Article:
Sizing still runs about the same, a little big. If you’re between sizes, you could likely go a half size down and be fine.

I think Merrell hit a home run with the Trail Glove and Sonic Glove is no exception. Very similar shoe but will fit a different set of needs.

The Good

  • Softshell upper gives protection from elements and makes the shoe a little warmer than mesh models
  • Same great sole

The Bad

  • If you run where it’s hot or you don’t like hot feet, the softshell upper might not work for you
  • Sole is still a little slippery in the mud

Bottom Line:

The Merrell Sonic Glove Running Shoe is a great minimalist shoe. Good for running in variable weather.

Buy Now: Pick up the Merrell Sonic Glove Running Shoe

New Balance Minimus Trail Running Shoe Review

Wednesday, August 17th, 2011

What’s barefoot without actually being barefoot? The New Balance Minimus MT10 Trail Running Shoes. The right nomenclature is “minimalist” and the Minimus is New Balance’s answer to the growing minimalist running movement. New Balance gave me the opportunity this summer to test a pair of the Minimus MT10 shoes.

New Balance Minimus MT10 Trail Running Shoes Features

  • Deconstructed ACTEVA midsole provides great flexibility and a featherweight cushion
  • Minimal Vibram outsole for lightweight traction and durability
  • Synthetic/Mesh upper provides lightweight comfort and support
  • Odor Resistant
  • 4 mm drop (9 mm heel/5 mm forefoot)
  • D width
  • Price: $99.95

New Balance Minimus MT10 Trail Running Shoes Review

Overall, the New Balance Minimus MT10 Trail Running Shoes impressed me. It’s a fairly lightweight shoe that is well constructed, fits nicely, performs well, and looks good (come on admit it, you want your running shoes to look good).

Performance: The Minimus MT10 is a good performing shoe. The most notable feature I thought, was the 4mm drop. For those who are unfamiliar with drop, it is the height different between the forefoot and heel (in this case the forefoot is 5mm thick and the heel is 9mm thick). The reason this was so pronounced for me is I’ve running in a zero drop shoe for the entire year so far. If you are coming from a typical shoe you might not notice this as much. There are a few benefits of a 4mm drop shoe over a zero drop. First, if you are making the transition from regular shoes to minimalist, this will help. It’s not as dramatic as going to zero and the transition will be a little less dramatic (and painful, depending on if you push it too much in the beginning). Second, I found the 4mm drop effective in having an almost flat foot strike. With a zero drop there was a more pronounced forefoot strike to heel movement. With the 4mm I almost always have a near flat strike. This can be more comfortable. Some proponents will argue that a zero drop shoe is more ‘pure’ but I think you need to try both.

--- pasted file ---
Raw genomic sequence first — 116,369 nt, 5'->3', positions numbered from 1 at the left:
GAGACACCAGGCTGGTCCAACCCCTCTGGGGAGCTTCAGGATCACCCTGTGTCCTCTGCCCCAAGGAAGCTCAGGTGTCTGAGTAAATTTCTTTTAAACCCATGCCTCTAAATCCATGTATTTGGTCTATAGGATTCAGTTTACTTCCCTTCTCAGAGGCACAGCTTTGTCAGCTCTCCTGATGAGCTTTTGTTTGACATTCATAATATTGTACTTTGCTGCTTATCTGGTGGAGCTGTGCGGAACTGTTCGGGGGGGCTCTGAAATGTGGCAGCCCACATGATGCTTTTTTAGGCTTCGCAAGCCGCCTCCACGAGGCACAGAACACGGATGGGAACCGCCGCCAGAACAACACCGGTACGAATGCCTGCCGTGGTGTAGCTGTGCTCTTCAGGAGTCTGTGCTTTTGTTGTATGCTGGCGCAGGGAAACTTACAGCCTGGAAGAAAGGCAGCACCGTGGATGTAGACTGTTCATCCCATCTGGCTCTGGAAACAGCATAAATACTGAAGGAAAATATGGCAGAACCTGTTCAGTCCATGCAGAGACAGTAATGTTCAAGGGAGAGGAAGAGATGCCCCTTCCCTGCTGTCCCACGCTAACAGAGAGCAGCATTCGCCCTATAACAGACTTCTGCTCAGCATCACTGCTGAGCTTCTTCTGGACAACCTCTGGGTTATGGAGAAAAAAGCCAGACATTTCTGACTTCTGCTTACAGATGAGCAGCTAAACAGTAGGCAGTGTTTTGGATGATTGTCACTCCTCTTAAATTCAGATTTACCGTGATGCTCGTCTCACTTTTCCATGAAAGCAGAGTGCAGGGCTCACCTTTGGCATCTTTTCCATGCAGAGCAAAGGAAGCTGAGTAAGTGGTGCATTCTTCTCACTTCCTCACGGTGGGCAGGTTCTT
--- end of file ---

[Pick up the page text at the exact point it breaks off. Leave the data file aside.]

One feature that New Balance included that I really like is the wide rubber strap that spans the toe box. This helps provide stability and structure to all the mesh in the shoe. With a lot of mesh shoes I’ve experienced a lot of side to side play which isn’t good on the trails and can lead to instability and blisters. The toe strap, as I’ve come to call it, helps keep your foot stable and minimizes the side to side sliding.

Lastly the soles. I have both positive and negative comments about the soles. Starting with the positive, the Miminal Vibram outsole is fairly sticky and provides good traction on rocks/hard surfaces. It is a little softer which helps with the traction and is nice if you have to run on paved surfaces. Now for the negative: if you run on very rocky or gravelly trails, you can feel even the smallest rocks. The dot pattern is nice, however, the gaps between the dots are soft and if you happen to land on a rock or other hard/pointy surface you definitely feel it. Most of the trails I am running on are either rocky (think big rocks) or gravelly. After a few miles the bottoms of my feet get very sore. This is an issue with a lot of minimalist shoes, however, I noticed it more with the Minimus MT10. Now, if you spend most of your time running buff trails, you have no worries. If you split your time between roads and trails, it’s less of a worry. It would be nice to have something a little more stiff to help minimize the soreness. One of the photos to the right gives a close up of the soles. You can see the tread wear along with the gaps in the dot pattern.

Fit: I have what I’d call a typical sized foot. I wear an 11 in trail running shoes as it gives me a little bit of room and the Minimus MT10 fit true to size. Width wise, the fit is also good. It is narrow enough that you can dial in the fit with the lacing without having to cinch it all the way down, yet wide enough that your foot won’t feel scrunched.

Construction: after 40 years of so of making shoes, you’d expect just that. Out of the box the stitching, glue, materials all looked good on basic inspection. After a couple months of testing construction has held up and I haven’t noticed any loose threads or flaps. Two of the photos on the right show the shoes after a couple months of use.

My final, very minor comment is this: The Minimus MT10 comes in an awesome orange color which is always worth extra points in my book.

The Good

  • Well made, high performing shoe
  • Toe strap minimizes side-to-side play
  • 4mm helps ease into minimalist running & provides a more flat footed strike
  • Orange!

The Bad

  • Sole is soft & gaps in sole provide a lot of soreness when running rocky/gravelling trails